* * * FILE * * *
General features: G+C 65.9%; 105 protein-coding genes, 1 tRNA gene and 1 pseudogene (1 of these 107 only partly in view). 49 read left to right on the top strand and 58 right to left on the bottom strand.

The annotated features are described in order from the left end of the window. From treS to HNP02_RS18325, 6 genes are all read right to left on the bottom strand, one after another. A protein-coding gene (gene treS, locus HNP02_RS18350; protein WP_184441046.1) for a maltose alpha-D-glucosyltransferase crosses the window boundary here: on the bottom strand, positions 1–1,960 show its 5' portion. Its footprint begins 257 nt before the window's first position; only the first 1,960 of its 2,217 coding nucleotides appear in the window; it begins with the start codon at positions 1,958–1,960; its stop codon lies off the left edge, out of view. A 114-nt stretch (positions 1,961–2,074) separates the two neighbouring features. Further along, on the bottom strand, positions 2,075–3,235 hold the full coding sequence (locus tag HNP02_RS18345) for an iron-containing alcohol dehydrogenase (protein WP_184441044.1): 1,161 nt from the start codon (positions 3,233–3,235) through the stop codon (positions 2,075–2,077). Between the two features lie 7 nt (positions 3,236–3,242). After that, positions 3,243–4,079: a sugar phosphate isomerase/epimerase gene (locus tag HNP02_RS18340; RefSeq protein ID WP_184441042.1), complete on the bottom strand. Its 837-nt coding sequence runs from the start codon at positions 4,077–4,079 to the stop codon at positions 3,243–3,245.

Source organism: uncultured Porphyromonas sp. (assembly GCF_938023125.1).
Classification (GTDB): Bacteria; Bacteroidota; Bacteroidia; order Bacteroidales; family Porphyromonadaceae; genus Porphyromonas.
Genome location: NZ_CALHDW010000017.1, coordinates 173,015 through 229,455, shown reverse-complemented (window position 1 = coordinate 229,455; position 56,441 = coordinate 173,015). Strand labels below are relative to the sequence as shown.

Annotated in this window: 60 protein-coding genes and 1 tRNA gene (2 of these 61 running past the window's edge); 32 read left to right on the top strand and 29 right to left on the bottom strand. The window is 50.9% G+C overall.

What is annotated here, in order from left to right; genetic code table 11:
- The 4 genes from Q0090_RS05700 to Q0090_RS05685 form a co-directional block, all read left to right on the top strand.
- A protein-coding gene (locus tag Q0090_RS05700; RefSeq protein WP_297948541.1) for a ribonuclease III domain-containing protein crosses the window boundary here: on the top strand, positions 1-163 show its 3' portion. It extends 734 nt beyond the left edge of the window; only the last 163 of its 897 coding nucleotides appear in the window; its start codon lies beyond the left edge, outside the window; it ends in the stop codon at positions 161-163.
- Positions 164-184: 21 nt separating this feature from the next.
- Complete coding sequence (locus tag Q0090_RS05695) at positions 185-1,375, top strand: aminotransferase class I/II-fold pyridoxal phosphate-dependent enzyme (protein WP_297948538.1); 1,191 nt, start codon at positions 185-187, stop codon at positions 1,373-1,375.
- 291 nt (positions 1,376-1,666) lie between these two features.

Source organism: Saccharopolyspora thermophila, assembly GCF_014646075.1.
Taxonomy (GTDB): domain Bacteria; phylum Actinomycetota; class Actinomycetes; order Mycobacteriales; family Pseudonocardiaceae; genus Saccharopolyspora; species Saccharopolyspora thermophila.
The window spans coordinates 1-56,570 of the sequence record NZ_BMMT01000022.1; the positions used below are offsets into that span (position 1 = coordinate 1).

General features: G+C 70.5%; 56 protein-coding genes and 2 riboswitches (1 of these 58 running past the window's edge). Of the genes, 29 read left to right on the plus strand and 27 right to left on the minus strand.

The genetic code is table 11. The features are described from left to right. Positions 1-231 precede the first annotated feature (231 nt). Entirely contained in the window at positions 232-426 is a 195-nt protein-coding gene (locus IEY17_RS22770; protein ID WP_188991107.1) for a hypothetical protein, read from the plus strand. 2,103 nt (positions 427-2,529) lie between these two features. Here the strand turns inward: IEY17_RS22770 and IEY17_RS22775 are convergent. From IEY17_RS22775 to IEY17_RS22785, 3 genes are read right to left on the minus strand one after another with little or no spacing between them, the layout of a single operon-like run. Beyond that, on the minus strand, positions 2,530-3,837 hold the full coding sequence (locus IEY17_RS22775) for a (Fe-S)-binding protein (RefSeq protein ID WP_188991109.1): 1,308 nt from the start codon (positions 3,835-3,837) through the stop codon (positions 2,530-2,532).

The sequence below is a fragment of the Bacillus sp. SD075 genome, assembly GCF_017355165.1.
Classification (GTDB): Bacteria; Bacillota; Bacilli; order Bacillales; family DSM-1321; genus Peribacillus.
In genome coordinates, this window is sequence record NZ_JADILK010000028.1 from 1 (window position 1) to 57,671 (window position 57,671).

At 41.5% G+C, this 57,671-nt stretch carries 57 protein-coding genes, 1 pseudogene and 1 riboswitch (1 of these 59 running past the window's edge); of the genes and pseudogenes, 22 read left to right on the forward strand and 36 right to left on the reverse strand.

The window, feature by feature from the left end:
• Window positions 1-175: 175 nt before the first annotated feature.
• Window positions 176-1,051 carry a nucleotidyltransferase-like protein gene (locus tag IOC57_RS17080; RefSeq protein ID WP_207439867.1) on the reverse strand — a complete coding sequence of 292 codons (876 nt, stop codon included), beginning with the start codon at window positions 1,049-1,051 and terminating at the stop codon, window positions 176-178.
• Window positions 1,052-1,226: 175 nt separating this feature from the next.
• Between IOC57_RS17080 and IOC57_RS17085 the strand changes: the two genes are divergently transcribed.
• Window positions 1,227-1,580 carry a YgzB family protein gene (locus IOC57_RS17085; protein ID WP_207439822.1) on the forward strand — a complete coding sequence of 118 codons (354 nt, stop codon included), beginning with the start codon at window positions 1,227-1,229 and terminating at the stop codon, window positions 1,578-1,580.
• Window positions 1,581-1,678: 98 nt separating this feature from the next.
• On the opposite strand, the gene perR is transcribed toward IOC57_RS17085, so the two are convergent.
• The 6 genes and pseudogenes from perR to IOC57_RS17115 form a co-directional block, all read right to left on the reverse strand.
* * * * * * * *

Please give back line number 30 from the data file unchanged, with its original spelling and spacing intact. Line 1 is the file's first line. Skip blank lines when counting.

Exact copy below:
• The 6 genes and pseudogenes from perR to IOC57_RS17115 form a co-directional block, all read right to left on the reverse strand.